Growing up in Rochester, New York, Maia Chaka played “pretty much every sport under the sun” — except football.
“After all my playing days were done, officiating was a way of staying involved in sports,” Chaka said. “I chose football because I was never able to play it.”
Chaka, a physical education teacher at a school for at-risk students in Virginia Beach began officiating at the high school level. After five years of working varsity-level games, she attended an officiating camp, where she caught the eye of a former NFL official, Gerald Austin. Austin invited her to officiate an East Carolina University scrimmage.
“It was basically a job interview or an audition,” she said.
She passed the audition. Austin hired her immediately after the scrimmage.
In 2014, as she entered her eighth season in stripes, Chaka was invited to join the NFL’s Mackie Development Program (MDP). MDP officials — the top non-NFL officials in the country — are the first to be considered to fill openings on NFL crews. As an MDP participant, Chaka is mentored by veteran NFL officials, works minicamps, attends clinics and officiates a preseason game.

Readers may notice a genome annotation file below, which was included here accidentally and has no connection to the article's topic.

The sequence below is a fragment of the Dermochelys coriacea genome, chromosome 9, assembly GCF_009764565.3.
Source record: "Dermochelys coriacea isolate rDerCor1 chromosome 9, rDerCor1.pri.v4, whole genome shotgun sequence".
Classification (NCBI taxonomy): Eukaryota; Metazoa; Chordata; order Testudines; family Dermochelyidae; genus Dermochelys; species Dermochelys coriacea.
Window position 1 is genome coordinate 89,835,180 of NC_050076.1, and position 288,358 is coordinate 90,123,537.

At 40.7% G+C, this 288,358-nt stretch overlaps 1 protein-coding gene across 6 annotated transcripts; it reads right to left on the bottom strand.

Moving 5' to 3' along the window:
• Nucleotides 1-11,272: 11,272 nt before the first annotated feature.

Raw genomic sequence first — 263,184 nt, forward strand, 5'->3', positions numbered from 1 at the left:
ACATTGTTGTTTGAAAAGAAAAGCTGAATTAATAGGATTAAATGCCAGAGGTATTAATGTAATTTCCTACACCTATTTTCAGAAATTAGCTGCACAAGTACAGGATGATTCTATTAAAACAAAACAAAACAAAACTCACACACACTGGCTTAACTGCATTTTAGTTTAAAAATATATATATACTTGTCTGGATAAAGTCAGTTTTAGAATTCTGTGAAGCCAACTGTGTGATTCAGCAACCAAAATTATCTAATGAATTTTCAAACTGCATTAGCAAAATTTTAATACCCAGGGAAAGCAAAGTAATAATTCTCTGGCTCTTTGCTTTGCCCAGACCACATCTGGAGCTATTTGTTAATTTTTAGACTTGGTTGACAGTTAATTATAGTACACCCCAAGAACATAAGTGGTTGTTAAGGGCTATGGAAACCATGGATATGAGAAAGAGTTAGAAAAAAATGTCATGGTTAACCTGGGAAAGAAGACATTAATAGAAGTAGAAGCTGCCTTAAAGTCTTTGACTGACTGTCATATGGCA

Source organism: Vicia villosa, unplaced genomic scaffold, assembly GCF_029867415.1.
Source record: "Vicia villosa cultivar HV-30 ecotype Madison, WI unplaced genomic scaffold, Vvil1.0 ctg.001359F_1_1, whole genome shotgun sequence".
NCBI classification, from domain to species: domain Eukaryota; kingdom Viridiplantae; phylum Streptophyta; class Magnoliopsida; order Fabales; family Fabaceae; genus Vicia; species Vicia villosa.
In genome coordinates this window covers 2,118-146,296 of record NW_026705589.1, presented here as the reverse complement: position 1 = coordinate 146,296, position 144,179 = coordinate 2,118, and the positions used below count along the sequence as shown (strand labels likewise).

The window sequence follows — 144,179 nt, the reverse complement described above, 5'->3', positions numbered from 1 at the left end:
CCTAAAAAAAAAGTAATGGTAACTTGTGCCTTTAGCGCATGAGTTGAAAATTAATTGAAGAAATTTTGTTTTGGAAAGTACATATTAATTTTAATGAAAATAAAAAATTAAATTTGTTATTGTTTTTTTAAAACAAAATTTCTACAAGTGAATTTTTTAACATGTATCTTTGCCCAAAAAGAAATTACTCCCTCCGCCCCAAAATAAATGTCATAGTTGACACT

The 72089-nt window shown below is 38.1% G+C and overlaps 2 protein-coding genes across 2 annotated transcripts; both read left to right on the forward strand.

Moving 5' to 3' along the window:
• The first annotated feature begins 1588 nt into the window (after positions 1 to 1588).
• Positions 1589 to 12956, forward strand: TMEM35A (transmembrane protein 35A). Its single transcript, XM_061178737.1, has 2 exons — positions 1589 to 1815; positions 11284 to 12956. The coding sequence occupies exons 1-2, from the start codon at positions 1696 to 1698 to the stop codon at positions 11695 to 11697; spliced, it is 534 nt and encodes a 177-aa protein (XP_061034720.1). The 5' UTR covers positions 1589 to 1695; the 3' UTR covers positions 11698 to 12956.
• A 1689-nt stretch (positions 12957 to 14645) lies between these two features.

“I’ve gotten so much feedback,” she said. “But the main thing is to always be calm. Control what you can control. Go out there, be confident and own your position.”
In 2014, Chaka got her first NFL experience as back judge for a preseason game between the New England Patriots and Philadelphia Eagles. She admits that looking up at the numerous Super Bowl banners proudly hanging in Gillette Stadium was “surreal,” but once play began, it was just another game.
“You never know where you’ll end up if you try doing something,” she said.
In March 2021, the dream of becoming an NFL official came true with Chaka becoming the first Black female referee to serve in an NFL game. Chaka’s debut came in Week 1 of the 2021 season between the Carolina Panthers and New York Jets, serving as a line judge.
The accomplishment was a result of years of hard work and perseverance, but Chaka knows it’s important not to forget the work that got her there.
“You can’t just wake up one day and decide to be an NFL official. You have to train,” said Chaka. “And just that constant exposure of being around it and being around other veteran officials. I think that was definitely helpful.”